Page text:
Tuesday, September 01, 2009

“Mailbag”


c. 2009 Rod Ice
All rights reserved
(8-09)




Note to Readers: Like this column, much of what follows here is a product of imagination. But while truth may be stranger than fiction, consider the reverse – fiction is often more accurate than published truth.

Every columnist seems to eventually use their space in the newspaper to answer reader mail. It is a time-honored journalistic tradition.

The rise of modern technology has made this habit easier to accomplish, by providing rapid-fire communication through texts, e-mail, and instant messaging. One needs only to open their eyes to be inundated with personal questions and comments of all sorts.

Actual ‘letters’ about this column have become rare. More common are observations posted online, and e-notes sent through cyberspace. Such correspondence is answered directly, without the need for printing.

Still, the thought of diligently sorting through inquires of a postal nature remains appealing. Genuine warmth is conveyed through the tactile sensation of opening mail and reading messages in handwritten script. So what follows here is an overview of the ‘Thoughts At Large’ mailbag, without any ‘Information Age’ embellishment:

Jazdy Polenka, Claridon – “Rod, you often mention a rowdy fellow named Ezekiel Byler-Gregg in your columns. Is he a real person? Or is the character based on someone you know?”

Jazdy, I have to admit that Byler-Gregg is completely fictional. And, he bears no resemblance to anyone in my circle of friends. If I remember correctly, Zeke first appeared in my ‘Tube Farm’ column, which quoted several faux newspapers, including his ‘Burton Daily Bugle.’ Since then, I’ve found him to be a dependable component of this column. Something similar to Mike Royko’s use of imaginary friends like Slats Grobnik.

Nardell Baines, Chesterland – “Dear Rod, Have you ever thought of running for political office? Your unique perspective would be useful in local government. If voters in Minnesota can elect a comedian like Al Franken to the U.S. Senate, then why can’t we get you on a ballot for Geauga County?”

Nardell, I appreciate your comments. In fact, I did think seriously about entering politics a few years ago. But thankfully, that reckless notion didn’t last long.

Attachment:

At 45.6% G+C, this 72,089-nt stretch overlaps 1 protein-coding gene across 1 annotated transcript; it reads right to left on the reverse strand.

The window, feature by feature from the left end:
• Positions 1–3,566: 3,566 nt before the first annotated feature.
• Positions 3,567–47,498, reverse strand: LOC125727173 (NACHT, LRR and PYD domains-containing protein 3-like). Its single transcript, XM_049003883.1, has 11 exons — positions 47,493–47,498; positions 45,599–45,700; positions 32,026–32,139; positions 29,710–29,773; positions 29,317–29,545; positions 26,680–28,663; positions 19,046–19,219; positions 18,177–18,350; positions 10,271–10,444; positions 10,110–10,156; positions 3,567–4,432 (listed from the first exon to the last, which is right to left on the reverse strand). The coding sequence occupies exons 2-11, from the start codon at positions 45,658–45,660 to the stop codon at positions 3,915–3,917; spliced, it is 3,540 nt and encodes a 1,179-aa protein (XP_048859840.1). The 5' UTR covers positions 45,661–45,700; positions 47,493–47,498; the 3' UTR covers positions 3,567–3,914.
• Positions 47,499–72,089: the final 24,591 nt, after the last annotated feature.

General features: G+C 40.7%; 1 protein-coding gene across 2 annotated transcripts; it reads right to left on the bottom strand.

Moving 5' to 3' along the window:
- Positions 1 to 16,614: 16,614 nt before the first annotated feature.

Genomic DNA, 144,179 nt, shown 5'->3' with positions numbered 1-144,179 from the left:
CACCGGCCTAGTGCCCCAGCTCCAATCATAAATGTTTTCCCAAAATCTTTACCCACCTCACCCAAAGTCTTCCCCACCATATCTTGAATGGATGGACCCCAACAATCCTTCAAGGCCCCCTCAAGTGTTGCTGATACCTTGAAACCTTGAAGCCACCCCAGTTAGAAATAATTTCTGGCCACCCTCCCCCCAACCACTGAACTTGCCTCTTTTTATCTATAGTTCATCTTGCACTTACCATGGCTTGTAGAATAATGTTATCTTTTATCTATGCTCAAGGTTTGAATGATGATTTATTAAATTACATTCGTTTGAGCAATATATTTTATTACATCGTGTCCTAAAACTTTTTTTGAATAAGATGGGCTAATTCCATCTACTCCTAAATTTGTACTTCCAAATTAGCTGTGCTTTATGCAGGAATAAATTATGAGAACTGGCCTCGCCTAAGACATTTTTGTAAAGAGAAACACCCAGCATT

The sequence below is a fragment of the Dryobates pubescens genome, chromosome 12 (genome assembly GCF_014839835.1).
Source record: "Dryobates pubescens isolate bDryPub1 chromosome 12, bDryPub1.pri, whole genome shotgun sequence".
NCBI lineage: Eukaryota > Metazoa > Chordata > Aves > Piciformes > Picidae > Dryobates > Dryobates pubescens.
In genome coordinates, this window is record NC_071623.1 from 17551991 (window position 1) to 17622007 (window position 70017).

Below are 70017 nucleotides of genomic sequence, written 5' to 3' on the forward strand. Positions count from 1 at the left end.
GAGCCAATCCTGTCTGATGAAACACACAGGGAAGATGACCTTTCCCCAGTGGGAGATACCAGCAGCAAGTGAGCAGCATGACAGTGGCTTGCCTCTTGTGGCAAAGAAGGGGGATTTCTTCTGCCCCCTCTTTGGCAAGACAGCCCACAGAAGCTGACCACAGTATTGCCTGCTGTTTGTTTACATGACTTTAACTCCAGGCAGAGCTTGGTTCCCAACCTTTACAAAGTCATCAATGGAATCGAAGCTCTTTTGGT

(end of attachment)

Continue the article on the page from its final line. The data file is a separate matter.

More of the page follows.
Amoretta Di Carlo, Bainbridge – “Rod, I like to read your recipe columns. Do you actually cook meals at home?”

Amoretta, In a word: yes. I enjoy ‘playing chef’ on occasion, though my stovetop results aren’t always appetizing to the rest of our family. I find oddball dishes with a bit of rural, southern flair to be particularly appealing. (Probably 50% of my personal cookbook involves the use of bacon, sausage, or pork rinds.) Still, I am evolving slowly toward more healthy cuisine. I just prefer to have plenty of gravy or melted cheese on the side.

Stan Deszek, Newbury – “Rod, I enjoyed reading about your recent search for an inexpensive used automobile. But one of the vehicles you mentioned was a 1988 Saturn. That company didn’t offer cars until the 1991 model year. So, how do you explain this discrepancy?”

Stan, you are an observant reader. ‘Saturn’ as an idea was born in 1982. The original intent of this undertaking was to compete more effectively with imported vehicles produced in Germany and Japan. It received lots of press coverage throughout the decade. However, GM’s burdensome corporate structure slowed actual progress on the new nameplate. The company wasn’t officially founded until 1985. And the first car didn’t appear until mid-1990. Because of this long period between conception and actual production, I suspect that some are confused about when the Spring Hill, Tennessee factory began operating. Used Saturn models purporting to be from the 80’s still appear occasionally. If one of them actually were some sort of pre-production model… that would be newsworthy, indeed!